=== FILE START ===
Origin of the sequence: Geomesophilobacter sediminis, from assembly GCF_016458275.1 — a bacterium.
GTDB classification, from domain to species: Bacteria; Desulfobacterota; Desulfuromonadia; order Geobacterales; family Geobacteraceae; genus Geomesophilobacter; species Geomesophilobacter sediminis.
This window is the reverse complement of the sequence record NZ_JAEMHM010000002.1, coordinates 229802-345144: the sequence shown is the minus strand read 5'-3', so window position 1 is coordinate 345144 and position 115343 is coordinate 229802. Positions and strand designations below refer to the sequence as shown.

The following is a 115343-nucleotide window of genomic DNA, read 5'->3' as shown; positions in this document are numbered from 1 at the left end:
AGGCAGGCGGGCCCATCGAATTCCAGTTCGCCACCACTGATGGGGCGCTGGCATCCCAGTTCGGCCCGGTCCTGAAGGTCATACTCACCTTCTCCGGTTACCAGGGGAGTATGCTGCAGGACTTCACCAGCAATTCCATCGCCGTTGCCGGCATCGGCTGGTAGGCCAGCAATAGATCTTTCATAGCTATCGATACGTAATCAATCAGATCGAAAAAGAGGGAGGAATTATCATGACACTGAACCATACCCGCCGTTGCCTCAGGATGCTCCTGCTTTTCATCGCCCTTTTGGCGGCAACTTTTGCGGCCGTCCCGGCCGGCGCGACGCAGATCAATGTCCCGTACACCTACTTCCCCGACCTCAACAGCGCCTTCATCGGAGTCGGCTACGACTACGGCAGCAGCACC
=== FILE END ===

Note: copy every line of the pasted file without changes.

Origin of the sequence: Geomesophilobacter sediminis, from assembly GCF_016458275.1 — a bacterium.
GTDB classification, from domain to species: Bacteria; Desulfobacterota; Desulfuromonadia; order Geobacterales; family Geobacteraceae; genus Geomesophilobacter; species Geomesophilobacter sediminis.
This window is the reverse complement of the sequence record NZ_JAEMHM010000002.1, coordinates 229802-345144: the sequence shown is the minus strand read 5'-3', so window position 1 is coordinate 345144 and position 115343 is coordinate 229802. Positions and strand designations below refer to the sequence as shown.

The following is a 115343-nucleotide window of genomic DNA, read 5'->3' as shown; positions in this document are numbered from 1 at the left end:
AGGCAGGCGGGCCCATCGAATTCCAGTTCGCCACCACTGATGGGGCGCTGGCATCCCAGTTCGGCCCGGTCCTGAAGGTCATACTCACCTTCTCCGGTTACCAGGGGAGTATGCTGCAGGACTTCACCAGCAATTCCATCGCCGTTGCCGGCATCGGCTGGTAGGCCAGCAATAGATCTTTCATAGCTATCGATACGTAATCAATCAGATCGAAAAAGAGGGAGGAATTATCATGACACTGAACCATACCCGCCGTTGCCTCAGGATGCTCCTGCTTTTCATCGCCCTTTTGGCGGCAACTTTTGCGGCCGTCCCGGCCGGCGCGACGCAGATCAATGTCCCGTACACCTACTTCCCCGACCTCAACAGCGCCTTCATCGGAGTCGGCTACGACTACGGCAGCAGCACC